By Rick Riozza

You know we haven’t covered any French Rosé in this hot desert summer of 2023. So we thought we’d chime in with a couple—perhaps three—of our favorite pretty-in-pink wines.

Not only are the rosé juices of these wines so colorfully inviting, but you’ve got to give praise to the producers/marketers, whose labels on the bottles almost sell the product itself. You’ll remember the recent wine marketing statistic which indicates that almost 37% of all women who purchase wine at the markets, so choose by the look and the art of the label. (On the other hand, as to the male buyers, most declined and even refused to comment on such a “frivolous” inquiry—and please stop bothering these guys as well!)

Anyway—back to The Beach and The Pale. And we probably couldn’t start with any reasonable discussion on these two wines without talking about their “older” and “wiser” sibling on the rosé market: Whispering Angel. Every rosé quaffer is a “wine whisperer” when it comes to this ubiquitous and over-arching rosé brand seen at most fancy patio parties, open houses, and appearances at the chic establishments of French perfume, jewelry, and any other objets de désir.


Hey! the wine is wonderful—fresh, crisp, and refreshing. Just last year, this column wrote as to the just released 2021 Whispering Angel release, since there are so many rosés out here and you vino voters are so savvy when it comes to your pink quaff. For starters, the aroma—a beautifully pale pink, which is pleasing to the eye and draws one in. Palate—fresh red berry fruit characteristics with floral notes. Ripe and fleshy feel on the palate. Finish—great concentration… smooth and round finish.”

So as you’ve probably deduced by now—yes, The Beach and The Pale are produced by the same winery as Whispering Angel: Château d’Esclans. And behind this Château is the very famous French family wine name: Alexis Lichine, called “the Pope of Wine”, and since 1951, the Margaux Grand Cru Bordeaux, Château Prieuré-Lichine was linked to that of the Lichine family for nearly half a century. Sacha Lichine, Alexis’ son, is now known as “the King of Rosé—with his Château d’Esclans ownership and production.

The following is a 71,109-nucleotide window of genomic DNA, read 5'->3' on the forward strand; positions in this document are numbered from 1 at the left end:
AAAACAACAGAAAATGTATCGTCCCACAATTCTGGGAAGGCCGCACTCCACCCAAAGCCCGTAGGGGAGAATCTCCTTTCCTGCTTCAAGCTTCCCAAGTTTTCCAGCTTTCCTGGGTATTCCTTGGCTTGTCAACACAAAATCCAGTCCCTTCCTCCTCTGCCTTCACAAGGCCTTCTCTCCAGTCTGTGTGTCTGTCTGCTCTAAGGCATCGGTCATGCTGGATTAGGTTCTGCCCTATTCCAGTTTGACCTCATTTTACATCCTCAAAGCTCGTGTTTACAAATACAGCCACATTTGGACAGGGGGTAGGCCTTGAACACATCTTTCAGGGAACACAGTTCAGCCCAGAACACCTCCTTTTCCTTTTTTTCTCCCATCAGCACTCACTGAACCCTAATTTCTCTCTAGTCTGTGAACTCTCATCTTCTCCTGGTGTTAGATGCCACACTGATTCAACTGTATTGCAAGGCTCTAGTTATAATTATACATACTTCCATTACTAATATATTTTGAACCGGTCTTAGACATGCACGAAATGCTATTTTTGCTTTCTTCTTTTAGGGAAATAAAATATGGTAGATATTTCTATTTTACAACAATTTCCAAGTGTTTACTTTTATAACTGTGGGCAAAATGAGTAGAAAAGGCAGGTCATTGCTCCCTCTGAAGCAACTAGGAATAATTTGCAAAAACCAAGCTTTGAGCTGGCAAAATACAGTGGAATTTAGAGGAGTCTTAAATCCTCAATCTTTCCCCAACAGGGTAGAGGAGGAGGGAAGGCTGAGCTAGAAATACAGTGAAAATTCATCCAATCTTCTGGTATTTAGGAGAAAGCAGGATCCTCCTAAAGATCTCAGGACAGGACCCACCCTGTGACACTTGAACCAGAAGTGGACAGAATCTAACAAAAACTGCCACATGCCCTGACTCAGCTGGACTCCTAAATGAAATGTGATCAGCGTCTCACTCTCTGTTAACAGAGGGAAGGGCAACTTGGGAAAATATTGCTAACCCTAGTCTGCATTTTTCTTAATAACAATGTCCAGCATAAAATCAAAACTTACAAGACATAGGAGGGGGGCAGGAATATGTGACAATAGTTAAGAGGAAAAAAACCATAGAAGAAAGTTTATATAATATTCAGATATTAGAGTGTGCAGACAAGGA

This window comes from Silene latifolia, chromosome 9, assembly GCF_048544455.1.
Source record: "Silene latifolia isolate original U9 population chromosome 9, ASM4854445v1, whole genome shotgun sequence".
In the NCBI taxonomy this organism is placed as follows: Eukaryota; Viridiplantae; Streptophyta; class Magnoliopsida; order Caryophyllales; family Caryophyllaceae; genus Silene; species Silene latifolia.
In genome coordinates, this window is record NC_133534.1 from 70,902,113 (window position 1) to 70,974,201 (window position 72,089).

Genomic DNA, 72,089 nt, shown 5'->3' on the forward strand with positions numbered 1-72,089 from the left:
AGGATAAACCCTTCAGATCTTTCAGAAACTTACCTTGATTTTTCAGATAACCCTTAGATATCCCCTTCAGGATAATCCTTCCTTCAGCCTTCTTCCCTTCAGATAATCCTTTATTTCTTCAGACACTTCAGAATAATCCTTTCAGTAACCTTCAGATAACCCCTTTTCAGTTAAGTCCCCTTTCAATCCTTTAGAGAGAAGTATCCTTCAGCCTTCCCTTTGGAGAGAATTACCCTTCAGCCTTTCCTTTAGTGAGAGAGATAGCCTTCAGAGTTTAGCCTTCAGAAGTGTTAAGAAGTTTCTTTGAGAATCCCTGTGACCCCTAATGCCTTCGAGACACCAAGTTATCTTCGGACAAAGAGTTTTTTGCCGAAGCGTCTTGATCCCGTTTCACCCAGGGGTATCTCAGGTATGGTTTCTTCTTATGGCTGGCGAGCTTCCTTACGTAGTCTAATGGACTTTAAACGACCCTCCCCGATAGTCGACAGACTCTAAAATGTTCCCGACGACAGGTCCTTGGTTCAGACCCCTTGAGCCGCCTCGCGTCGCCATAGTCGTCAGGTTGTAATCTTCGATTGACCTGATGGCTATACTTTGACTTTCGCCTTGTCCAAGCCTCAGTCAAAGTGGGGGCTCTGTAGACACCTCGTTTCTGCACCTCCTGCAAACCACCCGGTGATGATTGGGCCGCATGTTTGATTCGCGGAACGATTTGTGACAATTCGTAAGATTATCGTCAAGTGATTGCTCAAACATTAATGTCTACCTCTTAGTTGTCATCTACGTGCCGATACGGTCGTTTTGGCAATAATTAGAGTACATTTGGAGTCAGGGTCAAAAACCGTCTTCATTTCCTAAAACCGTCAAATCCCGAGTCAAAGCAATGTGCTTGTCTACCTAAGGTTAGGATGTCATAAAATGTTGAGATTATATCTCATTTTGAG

Here are their own words: “Chateau d’Esclans, is incredibly excited to introduce a change to the iconic rosé. “The Palm by Whispering Angel” has been renamed “The Beach by Whispering Angel. Begin your journey down the road of rosé with The Beach by Whispering Angel. This authentic rosé from Provence operates as a playful, trendy, energetic “little sister” to Whispering Angel.”

The Beach, around $21, is expressive both inside and out as it shows great aromatic freshness on the nose including aromas of red berries with hints of lime and melon followed by more subtle, fruity notes on the palate. The finish is fresh and round with a light and long peach, citrus flare. Clear & very expressive. The colorful and playful label has been called “almost as perfect as the rosé itself”. Signed and approved by Whispering Angel.”

“The Beach, transforming the identity of our iconic rosé, all while preserving our authentic Coteaux d’Aix-en-Provence wine; we have been inspired by our planet. It is only right that with The Beach’s commitment to sustainability, beach preservation, and more, we show the world that the same love and care that goes into each bottle should go into protecting our planet, pink sand beaches and all, for generations to come.”

The Pale, around $15, frorn in the Var region of Provence, made for a sophisticated rosé drinker and offered at the value level of quality Provence rosés. Sacha Lichine has once again redefined the category. crafted by renowned wine maker Bertrand Leon.”

“The grapes come from the best vineyards that grow parallel to the Mediterranean Coast. As a result, this wine is strongly influenced by the fresh sea air of the French Riviera. The salty, sun-drenched soils give the wine a dry yet fruity character.”

Named after its transparent, pink color, The Pale derives its name from Londoners calling for a fresh glass of rosé at the bar. Further, the New Yorker Magazine-style art on the label is fun as the company’s marketers wish to whisk you away to the Roaring Twenties.

This rosé wine has subtle, fruity notes with hints of peach and pink grapefruit. Its elegant palate pairs perfectly with its colorful and playful label. While The Pale is bone dry, the finish is soft and creamy with undeniable elegance.

Back to company’s PR: “Sacha introduced new and innovative winemaking techniques to Provence which revolutionized the styles of rosés being produced from this region. The Pale embodies all the characteristics of an authentic Rosé from Provence. It is expressive both inside and out and bears great aromatic freshness on the nose followed by more subtle, fruity notes on the palate.

Tasting Panel writes: Aromas of candied orange peel and mineral-kissed white flowers are clean and inviting. Pink grapefruit is washed by a meringue sweetness and tempered by cherry pith. The dynamic streak of crushed stone races across the palate, with melon and lilac on the finish.”

Chill it up!! Cheers!